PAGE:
The hospital made public a CMS on-site inspection that detailed unsanitary and dangerously inadequate disinfection efforts with patient rooms, and medical equipment.
Five months after a scathing report detailing substandard care and unsanitary conditions prompted the ouster of top executives at Baylor St. Luke's Medical Center, the new leadership at the beleaguered Houston hospital has provided an update on its corrective action plan.
"I promised to take all steps necessary to put the hospital back on the path to excellence and to earn the trust of our patients, their families and our community," St. Luke's President Doug Lawson said in an open letter posted Friday on the hospital's Website.
"In this short time, we have accomplished much – but clearly have much more to do," said Lawson, who took over in February.
"New hospital leadership began stepping into place in mid-January, and we immediately began to address a range of improvement areas across the hospital. We then participated in a full-scale review of every aspect of our operations by experts from the Centers for Medicare & Medicaid Services," Lawson said.
Lawson made public the findings of the 203-page CMS report, which details medication errors, bungled surgeries, unsanitary conditions in the hospital kitchens, dangerously inadequate disinfection of patients' rooms, and medical equipment that posed "immediate jeopardy" to patients that were observed by auditors inside the hospital in late March.
"The results point to remaining housekeeping, maintenance, and patient safety issues that in no way meet our standards, expectations or commitments to our community," Lawson said. "We are taking seriously every opportunity for improvement and we are addressing the findings with urgency. We are confident that the next review will reflect our commitments and accomplishments."
In his letter, Lawson said the alarming conditions detailed by CMS inspectors "did not occur overnight, nor were they the result of any single factor."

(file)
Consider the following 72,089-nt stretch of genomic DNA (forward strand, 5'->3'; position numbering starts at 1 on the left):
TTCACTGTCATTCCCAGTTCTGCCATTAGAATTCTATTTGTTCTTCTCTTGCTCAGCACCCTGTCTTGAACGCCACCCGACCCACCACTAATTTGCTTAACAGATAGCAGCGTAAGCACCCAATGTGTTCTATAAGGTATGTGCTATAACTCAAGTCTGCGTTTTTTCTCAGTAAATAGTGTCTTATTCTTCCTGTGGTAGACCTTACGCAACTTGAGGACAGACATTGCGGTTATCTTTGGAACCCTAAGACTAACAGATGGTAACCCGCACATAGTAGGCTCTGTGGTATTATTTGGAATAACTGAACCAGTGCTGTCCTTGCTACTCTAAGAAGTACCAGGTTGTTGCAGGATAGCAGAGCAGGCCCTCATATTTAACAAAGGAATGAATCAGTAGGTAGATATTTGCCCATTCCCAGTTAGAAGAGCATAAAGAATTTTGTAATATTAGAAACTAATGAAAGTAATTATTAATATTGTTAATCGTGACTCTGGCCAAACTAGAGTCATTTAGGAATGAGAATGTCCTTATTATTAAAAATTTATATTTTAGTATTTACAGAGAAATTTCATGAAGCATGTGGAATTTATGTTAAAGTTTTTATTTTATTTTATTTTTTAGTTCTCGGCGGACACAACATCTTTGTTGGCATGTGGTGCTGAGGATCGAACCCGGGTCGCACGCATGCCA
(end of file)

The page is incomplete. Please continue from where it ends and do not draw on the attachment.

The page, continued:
"CMS reviewers found deficiencies in the areas of hospital governance, infection control, and food services," Lawson said, adding that the hospital did not contest the CMS findings.
"We take the issues CMS identified seriously and we owe it our patients and their families to correct them immediately – and we have already started to do so through our internal quality program," he said.
The hospital this week filed a correction plan with CMS and Lawson pledged to "continue to work with our leaders, physicians and CMS to achieve full regulatory compliance."
"We are committed to adhering to safe practices and operations – it is foundational to our organization," he said.
“In this short time, we have accomplished much – but clearly have much more to do”
Doug Lawson, president of Baylor St. Luke's Medical Center
John Commins is a senior editor at HealthLeaders.
CMS inspectors visited the hospital in March and determined that dangerously inadequate disinfection of patients' rooms and medical equipment, lax prescription verification, and bungled surgeries posed 'immediate jeopardy' to patients.
St. Luke's Baylor officials say they have a lot of work remaining to improve conditions at the hospital, but have pledged to work with CMS 'to achieve full regulatory compliance.'